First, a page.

The Synagogue Concert in Mátészalka

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Yesterday I was right up against the line. To get to Mátészalka in time for the Budapest Festival Orchestra’s synagogue concert, I would have to catch the 1:38 train, transfer in Debrecen, and arrive there at 5. The concert started at 6 and was supposed to last about an hour. So if it ended at 7, I might be able to make it back to the train station by 7:15 and catch the last train that would get me back to Szolnok before midnight (the following train, in fact, would get me back at 4 a.m.). The whole thing was so unlikely that I thought, close to the last minute, “Maybe I should just stay home.” But then I headed out the door (on the late side), pedaled with all my might to the train station, locked up my bike, and caught the train. (I caught the return train too.)

Sometimes you know that something is important and that you need to be there. Sometimes you don’t. In this case I knew. But I didn’t know why, except that I hadn’t been able to attend a synagogue concert in a year. Last fall, they were all too far away; by “too far” I mean that I would have had no way of getting out there or of returning to work on time the following day. Last spring, they were cancelled because of the pandemic. But there was more to it than the long wait. I love this synagogue concert series, which the Budapest Festival Orchestra started in 2014 with the goal of playing in every synagogue in Hungary–for free, for the local communities. Shortly before moving to Hungary, in September 2017, I attended the concerts in Albertirsa and Baja. After moving here, I attended the ones in Szeged, Békés, and Gyula. This was to be my sixth.

As you ride from Debrecen to Mátészalka (the farthest east I have ever traveled in Hungary), you start to enter a different Hungary. Thick forests, sequestered towns, a large Roma population. Once I arrived in Mátészalka, the walk to the synagogue was easy: one road for a stretch, than another. And then I saw the synagogue itself and gasped.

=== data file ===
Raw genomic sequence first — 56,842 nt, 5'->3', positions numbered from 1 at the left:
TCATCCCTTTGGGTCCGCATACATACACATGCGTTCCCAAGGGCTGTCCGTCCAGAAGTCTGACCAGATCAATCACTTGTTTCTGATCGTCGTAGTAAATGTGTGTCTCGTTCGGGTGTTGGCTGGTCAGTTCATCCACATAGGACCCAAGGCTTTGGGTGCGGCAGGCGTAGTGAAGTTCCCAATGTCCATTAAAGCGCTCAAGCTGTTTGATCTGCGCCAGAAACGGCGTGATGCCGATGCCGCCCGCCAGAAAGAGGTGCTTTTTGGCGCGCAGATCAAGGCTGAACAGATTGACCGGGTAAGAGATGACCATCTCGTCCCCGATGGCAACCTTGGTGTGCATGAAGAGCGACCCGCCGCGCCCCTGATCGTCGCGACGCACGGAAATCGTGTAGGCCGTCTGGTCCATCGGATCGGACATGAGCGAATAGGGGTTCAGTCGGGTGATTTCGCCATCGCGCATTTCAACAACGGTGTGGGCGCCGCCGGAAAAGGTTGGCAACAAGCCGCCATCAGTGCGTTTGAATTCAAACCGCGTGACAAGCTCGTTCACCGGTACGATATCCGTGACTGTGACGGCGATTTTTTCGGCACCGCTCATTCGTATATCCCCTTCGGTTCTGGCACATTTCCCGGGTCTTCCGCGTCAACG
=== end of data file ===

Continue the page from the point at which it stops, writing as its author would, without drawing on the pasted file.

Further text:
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The sun was hitting the building in dapples, through the trees. People stood outside, waiting for the concert. Kids zipped up and down the quiet street on their bicycles and scooters. And nearby was the Szatmári Museum, two churches, and other elegant buildings. You can imagine a time when Jews and Christians lived, worked, and worshipped side by side; the street preserves the feeling. That in turn reveals a Hungarian wound. Even before going inside, I was close to tears.

The audience members wore masks. (The hall filled up much more than the early picture at the top suggests.) The concert, in terms of program, followed a familiar format: an introduction, a piece, a short presentation by a rabbi, the rest of the official part of the program, and the encores. A local community leader would also speak about the town.

All of this took place. The official program consisted of Jean Françaix‘s Wind Quartet and the second movement of Max Bruch’s string octet in B. Then there were two klezmer pieces at the end–a slower piece that evokes a familiar “Nishmat” melody, and a livelier piece with clarinet at the center.

But this concert was different from all the others that I have attended so far, maybe because so much was familiar that I could notice other things. The light was like threads of gold. The sound rested in the air. I saw that the musicians were playing out of love and out of the knowledge that this had to be done. Like my traveling out there, in a way.

Most of the musicians I have heard before, in previous synagogue concerts and other concerts. Rita Sovány’s cello, Ákos Ács’s clarinet had a joy to them. You don’t even touch a thing like that. What do you say about it? My words fall this way and that.

The music ended at 7. There was another short speech, but I slipped out and ran as fast as I could for the station. I stopped for a split second to take a picture of the town hall.

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I made it to the train station just in time, got on the train, and took a picture through the window somewhere along the way, as the sun folded past the ground.

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Here are some beautiful pictures of the three most recent synagogue concerts.